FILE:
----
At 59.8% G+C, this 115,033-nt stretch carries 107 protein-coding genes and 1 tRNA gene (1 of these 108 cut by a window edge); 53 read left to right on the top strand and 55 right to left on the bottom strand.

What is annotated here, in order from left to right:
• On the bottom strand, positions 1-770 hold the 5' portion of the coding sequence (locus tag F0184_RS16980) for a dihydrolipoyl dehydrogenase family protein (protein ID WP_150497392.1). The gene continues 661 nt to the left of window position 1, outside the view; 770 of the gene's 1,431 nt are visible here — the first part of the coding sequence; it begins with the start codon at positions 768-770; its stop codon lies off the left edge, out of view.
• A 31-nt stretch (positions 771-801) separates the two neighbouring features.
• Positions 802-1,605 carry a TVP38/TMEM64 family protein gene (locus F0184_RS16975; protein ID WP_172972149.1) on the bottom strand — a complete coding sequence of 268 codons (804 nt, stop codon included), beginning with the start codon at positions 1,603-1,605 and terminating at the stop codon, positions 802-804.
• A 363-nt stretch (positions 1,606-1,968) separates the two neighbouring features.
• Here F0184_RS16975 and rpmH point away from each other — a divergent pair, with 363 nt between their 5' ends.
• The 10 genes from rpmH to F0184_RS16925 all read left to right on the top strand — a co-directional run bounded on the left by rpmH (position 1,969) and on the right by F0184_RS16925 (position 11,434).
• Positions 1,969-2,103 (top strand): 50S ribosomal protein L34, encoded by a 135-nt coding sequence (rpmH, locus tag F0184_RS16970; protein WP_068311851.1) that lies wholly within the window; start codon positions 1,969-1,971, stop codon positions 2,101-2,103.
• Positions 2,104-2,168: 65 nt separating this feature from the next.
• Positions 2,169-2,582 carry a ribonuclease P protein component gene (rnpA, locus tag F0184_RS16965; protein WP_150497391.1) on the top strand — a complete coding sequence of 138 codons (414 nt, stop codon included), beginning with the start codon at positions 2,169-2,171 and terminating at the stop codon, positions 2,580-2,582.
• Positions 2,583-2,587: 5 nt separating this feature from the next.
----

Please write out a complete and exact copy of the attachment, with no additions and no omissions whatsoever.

At 59.8% G+C, this 115,033-nt stretch carries 107 protein-coding genes and 1 tRNA gene (1 of these 108 cut by a window edge); 53 read left to right on the top strand and 55 right to left on the bottom strand.

What is annotated here, in order from left to right:
• On the bottom strand, positions 1-770 hold the 5' portion of the coding sequence (locus tag F0184_RS16980) for a dihydrolipoyl dehydrogenase family protein (protein ID WP_150497392.1). The gene continues 661 nt to the left of window position 1, outside the view; 770 of the gene's 1,431 nt are visible here — the first part of the coding sequence; it begins with the start codon at positions 768-770; its stop codon lies off the left edge, out of view.
• A 31-nt stretch (positions 771-801) separates the two neighbouring features.
• Positions 802-1,605 carry a TVP38/TMEM64 family protein gene (locus F0184_RS16975; protein ID WP_172972149.1) on the bottom strand — a complete coding sequence of 268 codons (804 nt, stop codon included), beginning with the start codon at positions 1,603-1,605 and terminating at the stop codon, positions 802-804.
• A 363-nt stretch (positions 1,606-1,968) separates the two neighbouring features.
• Here F0184_RS16975 and rpmH point away from each other — a divergent pair, with 363 nt between their 5' ends.
• The 10 genes from rpmH to F0184_RS16925 all read left to right on the top strand — a co-directional run bounded on the left by rpmH (position 1,969) and on the right by F0184_RS16925 (position 11,434).
• Positions 1,969-2,103 (top strand): 50S ribosomal protein L34, encoded by a 135-nt coding sequence (rpmH, locus tag F0184_RS16970; protein WP_068311851.1) that lies wholly within the window; start codon positions 1,969-1,971, stop codon positions 2,101-2,103.
• Positions 2,104-2,168: 65 nt separating this feature from the next.
• Positions 2,169-2,582 carry a ribonuclease P protein component gene (rnpA, locus tag F0184_RS16965; protein WP_150497391.1) on the top strand — a complete coding sequence of 138 codons (414 nt, stop codon included), beginning with the start codon at positions 2,169-2,171 and terminating at the stop codon, positions 2,580-2,582.
• Positions 2,583-2,587: 5 nt separating this feature from the next.